payment of $100,800 by the time she’s 18. Adds LaToya, “We want to continue to save and move forward once we have a child.” With proper planning, the Griffins can certainly end up financial winners.
Walt Clark, president and CEO of Clark Capital Financial in Columbia, Maryland, consulted with the Griffins to come up with a plan to move them forward.
Pay down wedding costs. The Griffins should use the $2,000 contest winnings to pay down the $11,000 wedding debt. Clark also recommends that they tap their stock mutual funds. With interest rates of 5% and 11%, they should come out ahead paying that debt off. “There are no guarantees that they will have better returns, due to market volatility,” says Clark.
Build an emergency fund. With the recent purchase of the Griffins’ home, they can expect to reap tax benefits associated with owning a home. However, it would be wise to start putting funds into an emergency money market account. Their goal should be to use any refund from their taxes and invest the proceeds into a large-cap stock mutual fund. Over time, this account will accumulate additional returns.
Focus on retirement. Since the Griffins are relatively young, it would behoove them to make every effort to increase their contributions to 15% through their employer-sponsored retirement plans. Currently, LaToya contributes 7% and David 5%. The added benefit of having their employers match their contributions-in David’s case, double-will give them the opportunity to build wealth quickly. “I recommend allocating assets into mid- and large-cap stock funds,” says Clark.
n Increase life insurance. LaToya has a $400,000 policy through her employer. David, however, does not have any insurance. David should obtain a life insurance policy at least as much as LaToya’s, says Clark. If one of them should die, all of their bills will be satisfied, including burial expenses. Generally, if you’re trying to figure out how much life insurance you need, start by adding all current debts and burial expenses. If you have children, include funds for college, and if you plan for one spouse not to work and take care of the children, consider a number for that as well, says Clark. “If the premium is not a concern, I would recommend a variable universal life policy because it builds cash value over time while having the security of a life insurance policy,” says Clark. Variable life is a pure investment policy that gives the policyholder control over his or her investment portfolio. The insured can decide how to invest the cash value portion of the account-whether in stocks, bonds, or money market funds.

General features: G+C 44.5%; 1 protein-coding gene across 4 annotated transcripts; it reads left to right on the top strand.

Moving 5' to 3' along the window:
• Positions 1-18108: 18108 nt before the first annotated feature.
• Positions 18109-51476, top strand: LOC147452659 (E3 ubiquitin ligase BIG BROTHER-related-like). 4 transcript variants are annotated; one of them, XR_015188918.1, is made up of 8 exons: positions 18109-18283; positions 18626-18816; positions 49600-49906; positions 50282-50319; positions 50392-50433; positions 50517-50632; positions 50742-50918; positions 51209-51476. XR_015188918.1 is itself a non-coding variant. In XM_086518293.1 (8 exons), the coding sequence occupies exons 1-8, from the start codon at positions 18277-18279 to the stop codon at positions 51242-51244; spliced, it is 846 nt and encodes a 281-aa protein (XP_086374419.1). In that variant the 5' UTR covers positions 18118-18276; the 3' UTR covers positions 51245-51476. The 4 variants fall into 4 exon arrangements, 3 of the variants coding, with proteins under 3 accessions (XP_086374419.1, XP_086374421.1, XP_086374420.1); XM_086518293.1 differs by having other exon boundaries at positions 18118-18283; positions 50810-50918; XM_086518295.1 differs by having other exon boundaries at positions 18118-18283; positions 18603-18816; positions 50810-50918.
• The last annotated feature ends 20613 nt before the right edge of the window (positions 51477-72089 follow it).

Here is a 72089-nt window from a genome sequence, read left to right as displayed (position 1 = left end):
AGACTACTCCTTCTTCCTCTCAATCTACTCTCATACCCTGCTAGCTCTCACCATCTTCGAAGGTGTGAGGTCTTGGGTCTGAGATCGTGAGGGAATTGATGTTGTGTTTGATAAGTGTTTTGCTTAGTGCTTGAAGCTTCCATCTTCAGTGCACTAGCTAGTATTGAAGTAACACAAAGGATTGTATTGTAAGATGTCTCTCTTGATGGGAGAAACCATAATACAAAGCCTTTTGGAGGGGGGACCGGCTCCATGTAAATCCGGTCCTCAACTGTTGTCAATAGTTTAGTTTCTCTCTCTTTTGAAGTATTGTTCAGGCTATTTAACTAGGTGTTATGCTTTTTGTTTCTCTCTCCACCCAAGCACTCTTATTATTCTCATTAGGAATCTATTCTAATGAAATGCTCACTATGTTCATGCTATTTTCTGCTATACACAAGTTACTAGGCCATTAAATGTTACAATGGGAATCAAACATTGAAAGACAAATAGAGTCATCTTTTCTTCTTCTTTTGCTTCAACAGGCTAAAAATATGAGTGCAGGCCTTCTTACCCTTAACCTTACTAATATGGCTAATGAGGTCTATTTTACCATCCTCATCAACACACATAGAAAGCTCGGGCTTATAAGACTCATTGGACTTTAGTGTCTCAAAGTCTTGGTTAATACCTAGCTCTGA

Financial Snapshot: LaToya and David Griffin
|Market Value of Home||$170,000|
|David’s 403(b) Account||6,000|
|LaToya’s Thrift Savings Plan||10,000|
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by Jeff Shuford